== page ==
Saturday, August 8, 2009


Through Square Root we were able to find a real estate broker that believes in this project as much as we do. Abraham McClurg, and co-owner Annie Coleman, run LivingRoom Realty,, a Chicago-based real estate brokerage which, as their website claims, "is founded upon the tenets of sustainability, creativity, and community." Abraham is a Certified EcoBroker.

EcoBroker is a provider of green designation training for real estate professionals. As their website states, EcoBroker "has built a solid foundation of environmental education and outreach helping consumers and communities take advantage of energy efficiency and environmentally sensitive design in real estate properties." Certified EcoBrokers assist clients in their pursuit of properties that provide affordability, comfort and a healthier environment, all the while reducing carbon footprints.

So Michael and I signed on with Abraham and Annie to help us find a site upon which we could build our dream home. Square Root's initial design was based on a 30' wide lot. While not impossible to find, essentially the standard city of Chicago residential lot is 25' x 125'. I think Square Root realized this might be challenging to have a prototype that only would fit this larger lot size, they decided to focus on the standard city lot size, and are currently designing that model.

So, in our land search our parameters were as follows: 1) no lot under 25' wide, 2) picking a community that would embrace modern design, and, 3) finding a site we could afford.

Anybody from Chicago knows the most likely place a home like this would fit in is the neighborhoods of Wicker Park and Bucktown, but as interesting as those neighborhoods are, they have pretty much priced us out. Our focus was then on Ukranian Village, East Village, Logan Square and the Smith Park area of Humboldt Park.

Abraham would send us listings that were both "improved" and vacant. Any site that was improved with a building, we usually limited to those in uninhabitable conditions, or those that would need substantial work to be habitable. Vacant land was more attractive to us so that we wouldn't have to assume the costs of demolition which was estimated to be around $20,000. Also, I had some ethical issues about tearing down an existing building that potentially could be rehabbed for further use. Abraham sent us listings in all of the above-mentioned neighborhoods, and occasionally would find sites, especially in Logan Square, that were amazingly affordable (within the $40k to $70k range). Michael and I eventually put together a list of sites we were interested and went on a tour.

As far as priorities go, we weren't going to be satisfied just having the perfect house, we wanted to have a community that we believed in as well. Other issues in our search were the amount of new investment in the neighborhood, proximity to public transportation, and also proximity to neighborhood amenities such as restaurants, shopping and cafes. Everytime to buy a new residence you have to be concerned about resale value, even if you plan on staying there for the rest of your life, as everyone knows, anything can change. While most of the really affordable sites were in Logan Square, after spending some time looking at the neighborhood, we didn't feel that this was where we wanted to plant our roots. We were most interested in Ukranian Village and East Village.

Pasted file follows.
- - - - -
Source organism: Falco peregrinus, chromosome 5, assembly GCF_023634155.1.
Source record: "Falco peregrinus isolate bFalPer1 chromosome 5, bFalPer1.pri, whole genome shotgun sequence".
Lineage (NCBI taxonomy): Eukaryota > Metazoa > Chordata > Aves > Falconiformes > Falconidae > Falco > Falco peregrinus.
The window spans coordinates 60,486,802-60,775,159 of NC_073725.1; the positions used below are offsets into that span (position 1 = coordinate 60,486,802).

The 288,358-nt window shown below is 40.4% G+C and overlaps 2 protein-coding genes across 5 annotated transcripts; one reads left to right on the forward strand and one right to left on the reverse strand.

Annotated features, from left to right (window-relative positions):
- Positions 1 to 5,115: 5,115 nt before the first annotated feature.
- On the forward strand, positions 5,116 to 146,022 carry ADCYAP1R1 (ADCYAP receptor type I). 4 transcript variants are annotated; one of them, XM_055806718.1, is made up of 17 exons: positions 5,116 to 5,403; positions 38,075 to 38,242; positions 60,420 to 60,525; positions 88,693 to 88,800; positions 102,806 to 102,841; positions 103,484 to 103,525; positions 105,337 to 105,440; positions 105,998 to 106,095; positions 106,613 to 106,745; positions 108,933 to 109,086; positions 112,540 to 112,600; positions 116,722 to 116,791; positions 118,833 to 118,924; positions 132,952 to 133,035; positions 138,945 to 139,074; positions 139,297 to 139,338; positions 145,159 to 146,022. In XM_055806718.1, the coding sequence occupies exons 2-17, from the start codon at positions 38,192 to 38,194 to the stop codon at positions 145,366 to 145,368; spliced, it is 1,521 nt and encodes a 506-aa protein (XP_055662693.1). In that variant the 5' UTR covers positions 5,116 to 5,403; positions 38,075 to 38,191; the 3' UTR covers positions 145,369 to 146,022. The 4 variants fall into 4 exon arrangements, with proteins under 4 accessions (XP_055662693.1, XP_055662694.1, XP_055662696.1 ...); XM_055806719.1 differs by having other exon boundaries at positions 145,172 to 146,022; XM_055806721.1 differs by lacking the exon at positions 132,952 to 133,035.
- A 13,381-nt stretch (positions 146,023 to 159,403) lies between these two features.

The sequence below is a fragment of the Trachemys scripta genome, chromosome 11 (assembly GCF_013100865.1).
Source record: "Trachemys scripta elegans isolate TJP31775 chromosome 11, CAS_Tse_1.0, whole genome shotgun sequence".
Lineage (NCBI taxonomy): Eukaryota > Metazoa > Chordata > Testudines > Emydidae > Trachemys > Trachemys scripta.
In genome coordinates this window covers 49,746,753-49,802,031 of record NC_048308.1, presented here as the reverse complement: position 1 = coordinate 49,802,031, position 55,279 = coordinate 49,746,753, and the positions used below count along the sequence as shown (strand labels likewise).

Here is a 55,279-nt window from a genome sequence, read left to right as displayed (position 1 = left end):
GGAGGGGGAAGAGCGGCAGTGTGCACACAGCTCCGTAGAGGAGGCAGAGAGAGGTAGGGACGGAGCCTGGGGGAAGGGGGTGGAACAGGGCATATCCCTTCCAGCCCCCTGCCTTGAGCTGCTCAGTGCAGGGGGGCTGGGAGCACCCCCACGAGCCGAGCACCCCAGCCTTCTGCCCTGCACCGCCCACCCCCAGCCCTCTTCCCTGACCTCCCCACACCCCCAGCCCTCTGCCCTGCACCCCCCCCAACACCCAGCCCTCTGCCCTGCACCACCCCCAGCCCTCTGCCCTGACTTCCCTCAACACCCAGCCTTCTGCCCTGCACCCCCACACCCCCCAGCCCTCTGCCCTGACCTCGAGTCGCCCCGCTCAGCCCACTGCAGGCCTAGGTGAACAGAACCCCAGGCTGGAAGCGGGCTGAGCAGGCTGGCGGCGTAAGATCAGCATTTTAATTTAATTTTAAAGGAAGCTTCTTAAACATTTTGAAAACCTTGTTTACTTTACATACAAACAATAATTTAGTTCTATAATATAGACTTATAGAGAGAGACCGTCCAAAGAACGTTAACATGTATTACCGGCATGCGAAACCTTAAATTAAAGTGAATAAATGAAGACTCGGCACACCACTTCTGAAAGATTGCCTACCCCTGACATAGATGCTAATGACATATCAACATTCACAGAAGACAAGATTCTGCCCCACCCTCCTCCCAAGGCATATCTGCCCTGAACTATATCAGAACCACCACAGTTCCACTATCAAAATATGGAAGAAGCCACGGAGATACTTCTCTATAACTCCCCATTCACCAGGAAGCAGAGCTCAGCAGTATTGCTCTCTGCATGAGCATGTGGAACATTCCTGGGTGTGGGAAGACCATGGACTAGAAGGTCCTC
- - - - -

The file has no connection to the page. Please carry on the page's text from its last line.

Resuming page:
Actually, there is one gem of a street in Ukranian Village that we thought would be perfect. Race Street, which is south of Chicago Avenue and just north of Grand Avenue, seems to have been embraced by developers who have seemed to provide a lot of new investment in the street, and usually modern design. There were several available sites, some even vacant, in this area. Unfortunately, most of these sites were 24' wide, and usually no more than 90' deep. Again, part of our mission was to find a site no less than 25' wide, and with the modules of the U-C3 sized as they were (which I will get into more later), we wouldn't have enough room on a 24' lot including sideyard setbacks. Also, we really want a garage, and, ultimately a backyard. 90' just wasn't deep enough. This was definitely disappointing.

We ran into the problem of small site size with several properties, and Abraham, bless his heart, put up with me sending him emails of sites I had seen on line and asking for site sizes at all times of the night. To say I was obsessed is an understatement.

As our search continued, the price of land that we were interested in seemed to go up. This is our fault in that we really wanted to be in Ukranian Village or East Village. Fortunately we had the funds to consider those properties, but the dream of spending $50,000 on land was soon swept away.

We finally happened on a site in East Village that seemed to meet our criteria and our price point. The price was a little higher than we wanted to pay, but we thought that in this market we could get a good deal. It was a vacant site (the building had recently been torn down) although the foundations were still there. We literally took out our measuring tape and confirmed that it was, indeed, 25' wide. It is on a street that looks as though there is lots of new investment. It is close to several wonderful restaurants and cafes. As for public transportation, it wasn't as close as we would like, but not too bad. We fell in love.

Now that we found a site we liked, we had to make an offer. I'll discuss this process next time.

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